An Explication of I, Too by Langston Hughes

Topics: African American, Langston Hughes, Southern United States Pages: 3 (897 words) Published: September 29, 2013
An explication of “I, Too” by Langston Hughes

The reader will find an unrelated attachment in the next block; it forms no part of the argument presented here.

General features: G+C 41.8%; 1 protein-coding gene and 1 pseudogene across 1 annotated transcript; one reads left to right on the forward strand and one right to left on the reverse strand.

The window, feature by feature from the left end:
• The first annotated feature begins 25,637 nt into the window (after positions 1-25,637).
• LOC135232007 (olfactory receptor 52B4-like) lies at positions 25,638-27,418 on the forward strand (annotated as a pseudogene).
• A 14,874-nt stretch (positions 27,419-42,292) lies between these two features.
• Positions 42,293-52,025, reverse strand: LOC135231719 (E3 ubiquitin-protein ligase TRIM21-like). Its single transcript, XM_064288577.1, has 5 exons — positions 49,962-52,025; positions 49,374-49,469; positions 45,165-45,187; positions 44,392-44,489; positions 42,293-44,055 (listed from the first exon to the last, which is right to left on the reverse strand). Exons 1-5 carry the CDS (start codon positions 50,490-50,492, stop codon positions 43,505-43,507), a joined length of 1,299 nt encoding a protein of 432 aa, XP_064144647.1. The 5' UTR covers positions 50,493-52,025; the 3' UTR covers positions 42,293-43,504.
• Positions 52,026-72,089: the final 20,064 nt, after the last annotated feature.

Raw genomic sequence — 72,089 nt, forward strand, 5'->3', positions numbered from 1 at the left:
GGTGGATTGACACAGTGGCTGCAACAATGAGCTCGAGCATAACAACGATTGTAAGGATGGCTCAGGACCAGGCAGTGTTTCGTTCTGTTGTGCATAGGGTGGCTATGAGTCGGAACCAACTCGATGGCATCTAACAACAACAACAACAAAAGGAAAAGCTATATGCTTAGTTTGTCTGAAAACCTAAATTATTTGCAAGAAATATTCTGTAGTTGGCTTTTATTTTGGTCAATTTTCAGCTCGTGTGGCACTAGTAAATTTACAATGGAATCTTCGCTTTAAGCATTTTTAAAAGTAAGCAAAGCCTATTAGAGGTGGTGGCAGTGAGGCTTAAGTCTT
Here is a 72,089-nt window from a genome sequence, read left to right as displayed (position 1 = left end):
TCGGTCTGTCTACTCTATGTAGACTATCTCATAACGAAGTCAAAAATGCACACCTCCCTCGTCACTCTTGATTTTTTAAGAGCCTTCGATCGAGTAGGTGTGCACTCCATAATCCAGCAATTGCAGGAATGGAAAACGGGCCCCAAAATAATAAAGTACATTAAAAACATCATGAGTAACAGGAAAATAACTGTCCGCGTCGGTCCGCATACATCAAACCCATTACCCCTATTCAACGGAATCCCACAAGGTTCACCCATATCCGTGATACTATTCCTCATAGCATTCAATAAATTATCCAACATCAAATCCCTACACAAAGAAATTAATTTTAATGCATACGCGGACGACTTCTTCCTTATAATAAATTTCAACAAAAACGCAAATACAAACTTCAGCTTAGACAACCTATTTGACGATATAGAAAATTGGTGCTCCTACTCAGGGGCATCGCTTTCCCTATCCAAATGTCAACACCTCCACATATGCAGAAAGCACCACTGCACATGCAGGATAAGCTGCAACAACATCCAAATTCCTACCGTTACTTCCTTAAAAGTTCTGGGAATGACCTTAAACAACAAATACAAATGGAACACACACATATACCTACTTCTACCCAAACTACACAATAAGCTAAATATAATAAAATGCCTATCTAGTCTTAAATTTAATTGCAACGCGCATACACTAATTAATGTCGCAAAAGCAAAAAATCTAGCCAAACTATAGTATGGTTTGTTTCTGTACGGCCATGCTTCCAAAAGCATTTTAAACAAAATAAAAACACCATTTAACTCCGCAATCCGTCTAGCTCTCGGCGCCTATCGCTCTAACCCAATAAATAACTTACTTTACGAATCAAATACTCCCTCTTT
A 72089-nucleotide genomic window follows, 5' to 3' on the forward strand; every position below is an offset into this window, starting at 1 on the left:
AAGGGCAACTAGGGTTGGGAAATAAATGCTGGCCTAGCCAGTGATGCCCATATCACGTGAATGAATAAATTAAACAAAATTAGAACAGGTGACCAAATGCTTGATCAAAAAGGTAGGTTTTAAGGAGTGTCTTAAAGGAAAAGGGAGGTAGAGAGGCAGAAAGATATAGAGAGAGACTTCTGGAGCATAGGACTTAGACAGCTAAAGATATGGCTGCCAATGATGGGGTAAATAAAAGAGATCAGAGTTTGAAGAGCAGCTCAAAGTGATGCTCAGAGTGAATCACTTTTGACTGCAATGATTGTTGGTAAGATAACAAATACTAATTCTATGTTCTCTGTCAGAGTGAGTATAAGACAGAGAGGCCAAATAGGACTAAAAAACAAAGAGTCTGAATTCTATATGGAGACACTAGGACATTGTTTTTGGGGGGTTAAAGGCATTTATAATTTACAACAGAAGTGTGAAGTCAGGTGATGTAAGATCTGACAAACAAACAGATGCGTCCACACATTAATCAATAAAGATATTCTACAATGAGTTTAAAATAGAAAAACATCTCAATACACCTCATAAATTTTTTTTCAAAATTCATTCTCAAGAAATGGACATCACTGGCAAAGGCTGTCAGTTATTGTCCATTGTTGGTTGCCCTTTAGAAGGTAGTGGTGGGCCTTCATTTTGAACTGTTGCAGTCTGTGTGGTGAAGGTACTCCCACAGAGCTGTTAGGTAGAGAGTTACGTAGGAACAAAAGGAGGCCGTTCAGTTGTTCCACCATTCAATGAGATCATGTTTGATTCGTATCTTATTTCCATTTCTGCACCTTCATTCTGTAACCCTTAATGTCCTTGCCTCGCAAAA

An analysis of Langston Hughes’ poem “I, Too” in the book The Norton Introduction to Literature (1021), shows that the author used distinct word choice and imagery to write a timeless poem about ignorance and bigotry that can be applied to any group of oppressed people, while at the same time he conveyed a strong sense of hope that at some future time, all will be welcome at the table. The opening line of “I, Too,” “I, too sing America” (1) speaks to all of America, not just Black Americans. Hughes alludes back to the poem by Walt Whitman, “I Hear America Singing” in which Whitman writes about different workers (not races or other categories.) Hughes takes this to the next level by adding his own voice to this chorus. While scholars say the tone of the poem is written in defense of Black America, Hughes writes in a manner that conveys the dreams of many other groups of people within America, both seen and unseen through his word choices. In the next two lines, Hughes states, “I am the darker brother / They send me to eat in the kitchen” (2-3). Some would argue that Hughes is using the slang “brother” to refer solely to Black Americans. The usage of the term “brother” directly after “I, too, sing America” (1), ties this term to more of an American Family, rather than just one subset of the population. At no point in the poem does Hughes use concrete imagery (through the use of color or race) of a particular group of people. Even the use of “darker brother” can be taken to mean other things (i.e. the black sheep of the family.) As for the usage of the word “they” in line 3, again, Hughes intentionally leaves out a description of who “they” are. The reader could easily make “they” the white male, but Hughes didn’t intend for his work to be that closed-ended. Hughes ends his poem firmly rooting his place as an American and not just as a Black American by changing the first line of the poem from “sing” to a...
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